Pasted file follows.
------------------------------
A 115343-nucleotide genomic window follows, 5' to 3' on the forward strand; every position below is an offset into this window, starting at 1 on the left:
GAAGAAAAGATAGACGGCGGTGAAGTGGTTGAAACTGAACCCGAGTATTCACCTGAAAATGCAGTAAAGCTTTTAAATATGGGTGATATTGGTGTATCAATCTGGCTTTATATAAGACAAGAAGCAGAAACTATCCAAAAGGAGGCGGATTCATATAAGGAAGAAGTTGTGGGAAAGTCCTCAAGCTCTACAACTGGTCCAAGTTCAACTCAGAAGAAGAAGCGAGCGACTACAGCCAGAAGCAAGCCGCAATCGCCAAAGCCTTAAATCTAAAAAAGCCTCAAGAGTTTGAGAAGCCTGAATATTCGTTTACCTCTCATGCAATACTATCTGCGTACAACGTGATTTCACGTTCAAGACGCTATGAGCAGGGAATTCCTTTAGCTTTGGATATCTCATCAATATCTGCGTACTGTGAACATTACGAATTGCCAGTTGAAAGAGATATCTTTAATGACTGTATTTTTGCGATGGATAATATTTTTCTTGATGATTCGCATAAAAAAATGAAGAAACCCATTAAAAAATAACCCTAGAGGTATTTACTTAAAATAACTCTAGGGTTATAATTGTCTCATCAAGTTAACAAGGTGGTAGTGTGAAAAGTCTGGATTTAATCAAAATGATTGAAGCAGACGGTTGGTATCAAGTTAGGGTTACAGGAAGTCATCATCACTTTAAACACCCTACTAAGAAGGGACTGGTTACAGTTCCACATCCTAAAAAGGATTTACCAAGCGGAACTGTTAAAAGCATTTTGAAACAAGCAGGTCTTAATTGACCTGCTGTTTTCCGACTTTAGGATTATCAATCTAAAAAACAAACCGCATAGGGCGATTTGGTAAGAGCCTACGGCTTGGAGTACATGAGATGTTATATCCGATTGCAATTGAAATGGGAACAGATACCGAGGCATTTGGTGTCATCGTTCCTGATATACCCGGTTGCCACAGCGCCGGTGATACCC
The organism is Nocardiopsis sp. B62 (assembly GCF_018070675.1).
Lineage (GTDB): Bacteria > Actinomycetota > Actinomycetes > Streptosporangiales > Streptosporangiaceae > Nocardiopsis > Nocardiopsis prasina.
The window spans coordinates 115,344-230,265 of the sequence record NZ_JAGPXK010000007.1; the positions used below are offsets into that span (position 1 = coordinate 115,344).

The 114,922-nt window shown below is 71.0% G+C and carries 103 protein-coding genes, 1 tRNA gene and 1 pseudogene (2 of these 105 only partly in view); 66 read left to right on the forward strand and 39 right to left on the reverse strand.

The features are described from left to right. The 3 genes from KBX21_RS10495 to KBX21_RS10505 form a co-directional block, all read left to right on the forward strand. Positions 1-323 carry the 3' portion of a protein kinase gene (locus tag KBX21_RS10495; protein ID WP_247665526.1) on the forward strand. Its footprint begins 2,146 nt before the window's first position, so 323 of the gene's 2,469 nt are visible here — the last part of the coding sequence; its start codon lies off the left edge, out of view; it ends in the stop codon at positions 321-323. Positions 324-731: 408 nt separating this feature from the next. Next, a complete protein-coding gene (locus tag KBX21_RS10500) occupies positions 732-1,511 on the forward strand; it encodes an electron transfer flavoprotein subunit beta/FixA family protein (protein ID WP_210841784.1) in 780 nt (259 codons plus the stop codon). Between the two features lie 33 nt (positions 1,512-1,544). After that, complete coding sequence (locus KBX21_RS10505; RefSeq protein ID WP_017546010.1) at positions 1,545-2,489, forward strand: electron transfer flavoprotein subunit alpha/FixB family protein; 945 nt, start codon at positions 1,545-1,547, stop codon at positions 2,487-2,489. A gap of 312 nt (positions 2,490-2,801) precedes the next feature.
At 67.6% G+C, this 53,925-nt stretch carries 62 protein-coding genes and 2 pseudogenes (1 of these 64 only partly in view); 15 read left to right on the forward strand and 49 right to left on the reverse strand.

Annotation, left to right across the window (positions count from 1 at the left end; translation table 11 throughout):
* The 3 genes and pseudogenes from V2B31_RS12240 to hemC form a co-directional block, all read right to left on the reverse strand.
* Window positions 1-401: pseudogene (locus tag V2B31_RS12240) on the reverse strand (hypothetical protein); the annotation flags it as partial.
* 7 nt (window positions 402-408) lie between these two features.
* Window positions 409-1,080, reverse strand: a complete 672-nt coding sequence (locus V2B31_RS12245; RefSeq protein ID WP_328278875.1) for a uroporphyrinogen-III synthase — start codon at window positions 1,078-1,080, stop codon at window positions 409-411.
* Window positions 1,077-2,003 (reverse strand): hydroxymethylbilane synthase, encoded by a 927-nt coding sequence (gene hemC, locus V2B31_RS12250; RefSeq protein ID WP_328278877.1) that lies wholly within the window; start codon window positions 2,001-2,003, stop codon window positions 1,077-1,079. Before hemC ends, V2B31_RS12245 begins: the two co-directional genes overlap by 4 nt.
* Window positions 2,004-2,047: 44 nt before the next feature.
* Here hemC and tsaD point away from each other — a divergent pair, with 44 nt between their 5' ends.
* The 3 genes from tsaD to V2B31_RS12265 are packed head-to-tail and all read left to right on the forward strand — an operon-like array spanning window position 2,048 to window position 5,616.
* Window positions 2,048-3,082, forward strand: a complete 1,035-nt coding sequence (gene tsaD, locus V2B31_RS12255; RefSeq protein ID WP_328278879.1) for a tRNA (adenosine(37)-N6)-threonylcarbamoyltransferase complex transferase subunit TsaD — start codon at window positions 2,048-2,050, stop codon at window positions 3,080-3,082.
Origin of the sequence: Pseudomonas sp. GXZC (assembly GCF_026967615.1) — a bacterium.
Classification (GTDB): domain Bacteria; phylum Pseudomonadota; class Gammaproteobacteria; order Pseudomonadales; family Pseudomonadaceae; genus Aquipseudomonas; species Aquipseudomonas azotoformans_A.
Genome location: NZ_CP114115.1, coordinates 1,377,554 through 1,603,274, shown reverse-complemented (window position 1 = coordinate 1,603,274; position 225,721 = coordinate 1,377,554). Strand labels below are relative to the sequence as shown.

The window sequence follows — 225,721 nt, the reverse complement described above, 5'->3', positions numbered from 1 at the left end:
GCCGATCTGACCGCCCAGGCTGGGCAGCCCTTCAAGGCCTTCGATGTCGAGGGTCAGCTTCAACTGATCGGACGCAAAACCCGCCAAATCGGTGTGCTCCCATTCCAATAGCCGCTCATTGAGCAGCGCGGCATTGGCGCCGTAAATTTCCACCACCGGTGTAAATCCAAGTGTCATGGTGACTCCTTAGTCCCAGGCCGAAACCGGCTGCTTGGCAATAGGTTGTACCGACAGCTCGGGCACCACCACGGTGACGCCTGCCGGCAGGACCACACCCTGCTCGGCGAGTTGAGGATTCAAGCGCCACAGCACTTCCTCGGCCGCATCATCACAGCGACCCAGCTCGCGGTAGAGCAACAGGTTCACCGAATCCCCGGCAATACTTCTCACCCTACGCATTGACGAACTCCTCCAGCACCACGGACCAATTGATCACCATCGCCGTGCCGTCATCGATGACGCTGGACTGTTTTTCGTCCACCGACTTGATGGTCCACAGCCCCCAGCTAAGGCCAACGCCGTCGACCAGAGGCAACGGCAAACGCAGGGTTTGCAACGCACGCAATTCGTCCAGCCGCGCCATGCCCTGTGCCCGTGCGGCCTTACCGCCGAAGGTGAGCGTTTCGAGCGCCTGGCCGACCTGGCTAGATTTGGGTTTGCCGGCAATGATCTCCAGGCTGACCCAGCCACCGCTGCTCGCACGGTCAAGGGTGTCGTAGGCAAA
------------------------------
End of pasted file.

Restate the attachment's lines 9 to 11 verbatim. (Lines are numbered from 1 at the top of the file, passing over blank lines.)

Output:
Annotation, left to right across the window (positions count from 1 at the left end; translation table 11 throughout):
* The 3 genes and pseudogenes from V2B31_RS12240 to hemC form a co-directional block, all read right to left on the reverse strand.
* Window positions 1-401: pseudogene (locus tag V2B31_RS12240) on the reverse strand (hypothetical protein); the annotation flags it as partial.